Turning gas into plastic

A start-up company in Southern California has developed a way to sequester greenhouse gases and make plastic from carbon.

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Called AirCarbon, the environmentally friendly material is starting to appear in consumer products such as furniture and cellphone cases.

While most plastics are made from petroleum, a finite resource with a heavy environmental toll, the key ingredients of AirCarbon are the same greenhouse gas emissions that make petroleum products so harmful.

By sequestering emissions that would otherwise go into the atmosphere, the product is actually carbon negative.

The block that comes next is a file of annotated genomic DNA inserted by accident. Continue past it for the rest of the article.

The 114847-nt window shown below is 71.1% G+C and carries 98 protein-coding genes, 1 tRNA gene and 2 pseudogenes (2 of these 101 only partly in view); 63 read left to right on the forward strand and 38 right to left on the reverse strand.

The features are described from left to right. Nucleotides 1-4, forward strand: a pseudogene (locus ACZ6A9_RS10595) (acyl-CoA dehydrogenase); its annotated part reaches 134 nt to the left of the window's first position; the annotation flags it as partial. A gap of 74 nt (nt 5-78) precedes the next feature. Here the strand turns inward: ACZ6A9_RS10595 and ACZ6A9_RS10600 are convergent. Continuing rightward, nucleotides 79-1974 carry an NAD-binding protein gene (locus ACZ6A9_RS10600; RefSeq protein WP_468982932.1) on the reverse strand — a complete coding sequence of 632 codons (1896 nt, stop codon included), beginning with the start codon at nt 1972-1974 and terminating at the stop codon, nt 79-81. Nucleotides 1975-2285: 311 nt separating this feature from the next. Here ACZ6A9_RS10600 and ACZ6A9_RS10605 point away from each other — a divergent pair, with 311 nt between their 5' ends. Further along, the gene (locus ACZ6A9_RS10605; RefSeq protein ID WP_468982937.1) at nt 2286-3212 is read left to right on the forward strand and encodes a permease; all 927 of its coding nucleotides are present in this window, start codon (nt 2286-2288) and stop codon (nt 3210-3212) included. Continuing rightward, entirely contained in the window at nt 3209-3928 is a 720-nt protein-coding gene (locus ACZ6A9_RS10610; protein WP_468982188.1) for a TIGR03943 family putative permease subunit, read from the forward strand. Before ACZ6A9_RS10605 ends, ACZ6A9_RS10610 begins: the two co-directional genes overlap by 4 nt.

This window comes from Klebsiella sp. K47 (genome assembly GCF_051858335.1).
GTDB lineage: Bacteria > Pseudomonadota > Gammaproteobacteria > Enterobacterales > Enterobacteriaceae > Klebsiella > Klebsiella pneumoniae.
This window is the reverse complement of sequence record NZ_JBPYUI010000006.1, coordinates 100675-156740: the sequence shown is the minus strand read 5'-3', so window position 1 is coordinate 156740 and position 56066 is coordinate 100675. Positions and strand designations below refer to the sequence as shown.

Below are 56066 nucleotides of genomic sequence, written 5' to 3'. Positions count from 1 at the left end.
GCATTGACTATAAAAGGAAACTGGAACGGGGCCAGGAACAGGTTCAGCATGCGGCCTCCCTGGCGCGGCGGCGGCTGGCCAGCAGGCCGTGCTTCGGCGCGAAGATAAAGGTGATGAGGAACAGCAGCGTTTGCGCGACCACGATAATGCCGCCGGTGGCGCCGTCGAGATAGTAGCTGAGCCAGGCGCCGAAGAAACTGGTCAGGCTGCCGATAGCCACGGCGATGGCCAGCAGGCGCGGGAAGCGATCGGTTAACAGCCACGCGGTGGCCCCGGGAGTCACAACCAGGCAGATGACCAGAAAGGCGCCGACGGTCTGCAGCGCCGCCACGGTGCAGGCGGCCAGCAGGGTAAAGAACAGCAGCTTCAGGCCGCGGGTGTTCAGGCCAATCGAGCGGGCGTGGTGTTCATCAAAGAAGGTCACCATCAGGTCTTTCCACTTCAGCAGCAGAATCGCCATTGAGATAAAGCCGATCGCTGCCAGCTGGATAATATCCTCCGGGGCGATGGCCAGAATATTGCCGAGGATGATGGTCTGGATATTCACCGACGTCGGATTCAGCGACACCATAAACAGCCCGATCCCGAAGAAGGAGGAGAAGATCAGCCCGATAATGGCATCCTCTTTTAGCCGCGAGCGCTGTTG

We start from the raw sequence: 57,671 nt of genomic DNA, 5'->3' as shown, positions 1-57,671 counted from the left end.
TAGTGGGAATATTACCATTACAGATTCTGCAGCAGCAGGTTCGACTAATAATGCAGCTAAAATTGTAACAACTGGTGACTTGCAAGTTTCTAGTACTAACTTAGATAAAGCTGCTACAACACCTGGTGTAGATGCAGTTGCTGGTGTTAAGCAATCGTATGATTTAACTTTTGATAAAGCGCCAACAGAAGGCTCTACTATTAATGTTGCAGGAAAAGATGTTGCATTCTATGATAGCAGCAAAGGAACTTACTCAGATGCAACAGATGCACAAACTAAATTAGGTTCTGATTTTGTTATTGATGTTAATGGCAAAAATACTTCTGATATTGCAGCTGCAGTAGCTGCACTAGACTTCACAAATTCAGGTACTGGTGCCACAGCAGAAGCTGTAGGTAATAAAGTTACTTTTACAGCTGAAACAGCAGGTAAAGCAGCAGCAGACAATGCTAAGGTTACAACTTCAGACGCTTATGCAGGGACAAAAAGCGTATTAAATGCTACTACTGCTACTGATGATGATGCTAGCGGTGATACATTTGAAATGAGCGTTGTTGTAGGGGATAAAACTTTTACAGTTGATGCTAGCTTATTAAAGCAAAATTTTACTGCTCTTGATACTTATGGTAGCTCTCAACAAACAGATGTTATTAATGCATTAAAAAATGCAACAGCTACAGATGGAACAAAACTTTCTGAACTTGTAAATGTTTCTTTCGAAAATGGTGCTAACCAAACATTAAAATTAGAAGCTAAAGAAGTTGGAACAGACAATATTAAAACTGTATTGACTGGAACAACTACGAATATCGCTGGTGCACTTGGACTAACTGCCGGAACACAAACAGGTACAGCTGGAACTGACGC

Its two inventors have started Newlight Technologies, which is based in Southern California and has raised nearly US$19 million (S$24 million) in capital.

Says co-founder Mark Herrema: "While other plastics emit carbon into the air via manufacturing, AirCarbon reverses that flow and sequesters carbon."

Newlight partners dairy farms, wastewater treatment plants and landfills to capture carbon emissions, which are run through a reactor and converted into liquid. Carbon is isolated and turned into small plastic pellets, which are sold to manufacturers to be moulded into any shape.